Do you want a candy?

Do you remember?

You smoke now.

You vanished...
never a word...

Where do you work?

For the political police.

Stop teasing.

I'm serious.

Where do I work?

I performed in a restaurant
near Paris.

Now, here, near Moscow.

You could have said so.

That, I remember.

And you?

Me...

I'm a projectionist
in the nearby holiday camp.

- Go outside.
- No.

...you smoke,
but you have nice hair.

Not like me.

When did you get back?

Six months ago.

Why didn't you come sooner?

I had no reason sooner.

Are you joking, or what?

Do you know what she did?

Have you seen her wrists?
She slit her veins.

She waited for you a whole
year. No... more.

It wasn't until later...

...that the colonel turned up.

With flowers,
concerts, restaurants...

What do you expect? A hero!

Are you back for good?

Yes.

So? And she?

Then again, my colonel
would look good with horns.

You're crazy. That hurts.

I'm sorry.
I didn't mean to.

Mitya... Mitya!

Stop.
Tonight I'm going to work!

Wait, wait...

Wait...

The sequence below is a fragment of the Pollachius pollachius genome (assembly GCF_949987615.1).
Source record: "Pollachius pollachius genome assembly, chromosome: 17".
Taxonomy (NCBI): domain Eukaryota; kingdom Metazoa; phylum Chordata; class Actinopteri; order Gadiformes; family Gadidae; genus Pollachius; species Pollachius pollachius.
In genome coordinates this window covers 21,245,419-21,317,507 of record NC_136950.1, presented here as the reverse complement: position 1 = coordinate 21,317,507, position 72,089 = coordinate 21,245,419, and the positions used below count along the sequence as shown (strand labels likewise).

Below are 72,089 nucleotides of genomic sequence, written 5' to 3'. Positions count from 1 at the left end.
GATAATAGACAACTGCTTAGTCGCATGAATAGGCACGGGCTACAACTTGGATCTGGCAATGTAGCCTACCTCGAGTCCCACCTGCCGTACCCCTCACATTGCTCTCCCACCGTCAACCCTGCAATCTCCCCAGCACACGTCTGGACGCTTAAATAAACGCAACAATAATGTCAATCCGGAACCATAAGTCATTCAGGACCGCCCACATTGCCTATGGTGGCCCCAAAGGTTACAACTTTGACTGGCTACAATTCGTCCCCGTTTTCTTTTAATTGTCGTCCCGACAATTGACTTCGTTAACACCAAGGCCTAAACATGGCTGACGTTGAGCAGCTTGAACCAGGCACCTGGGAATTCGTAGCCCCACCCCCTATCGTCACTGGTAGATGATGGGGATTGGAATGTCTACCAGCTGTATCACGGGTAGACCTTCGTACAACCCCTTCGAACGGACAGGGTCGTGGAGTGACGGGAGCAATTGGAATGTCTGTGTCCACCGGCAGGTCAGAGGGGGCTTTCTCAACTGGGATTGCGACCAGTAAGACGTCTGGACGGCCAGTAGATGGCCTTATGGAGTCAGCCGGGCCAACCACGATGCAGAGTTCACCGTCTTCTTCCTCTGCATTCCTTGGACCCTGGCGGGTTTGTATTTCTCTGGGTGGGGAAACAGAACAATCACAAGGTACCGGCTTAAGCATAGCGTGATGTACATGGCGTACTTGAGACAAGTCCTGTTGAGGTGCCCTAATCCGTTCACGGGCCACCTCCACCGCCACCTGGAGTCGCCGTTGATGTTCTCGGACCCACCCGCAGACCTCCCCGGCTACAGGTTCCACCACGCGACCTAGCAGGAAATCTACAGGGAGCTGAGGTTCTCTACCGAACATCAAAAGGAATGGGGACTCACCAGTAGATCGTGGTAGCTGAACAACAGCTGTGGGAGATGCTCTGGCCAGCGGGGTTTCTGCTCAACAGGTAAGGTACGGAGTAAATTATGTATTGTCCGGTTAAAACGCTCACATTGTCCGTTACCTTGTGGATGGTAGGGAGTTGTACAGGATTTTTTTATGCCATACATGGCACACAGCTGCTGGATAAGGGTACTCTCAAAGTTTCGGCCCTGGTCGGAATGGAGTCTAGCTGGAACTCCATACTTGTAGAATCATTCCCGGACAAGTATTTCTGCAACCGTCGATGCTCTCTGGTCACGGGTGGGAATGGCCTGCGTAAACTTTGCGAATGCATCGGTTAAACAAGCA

Come on. Come on...

My love!

My love!

- Try.
- All right.

Go on.

Was it you
who sent him there?

Yes. It was me.

Marussya!

He left alone,
of his own free will.

He had a choice.
Many of them had a choice.

It was that or prison.

We all have an alternative,
Marussya.

We can talk,
we can keep silent.

We can leave, we can stay.
We always have a choice.

But why him?

I was in the NKVD
only briefly, years ago.

Remember, we sent a lot of
them abroad...

...to embassies, consulates...

...as correspondents...
And besides...

...he already knew things.
He spoke their languages.

Tell me...

What if it had been you...

...if they had said that to
you, would you have gone?

Would you have left us?

Of course.

I'm a soldier.

Besides, Marussya...

...I would have left
because...

...I love my Motherland!

Whereas he left because
he was scared. To stay alive.

You understand the difference?

My darling!

There's duty,
and there's fear.

You understand the difference?

Well done!

Tell me, Nadine, my friend...

...can you tap dance?

Can I what?

No?

I'll teach you.

Let's go.

Marussya! Do it!

Go on.

Please...

Marussya, please...

I beg you...

Three, four...

No. Start again.

One more time.

Go on.

Mitya!

Splash!

Mitya...

...I wanted...

Marussya, I understand,
I know...

I'll be leaving soon.

Ask Sergei to come down.
I'd like to talk to him.

You're leaving?

To be frank, Nadine...
No.

I can't lie to you.

Tonight, a car
is going to come.

Hurrah! A car!

It's our secret, all right?

Mum's the word.
It's a military secret.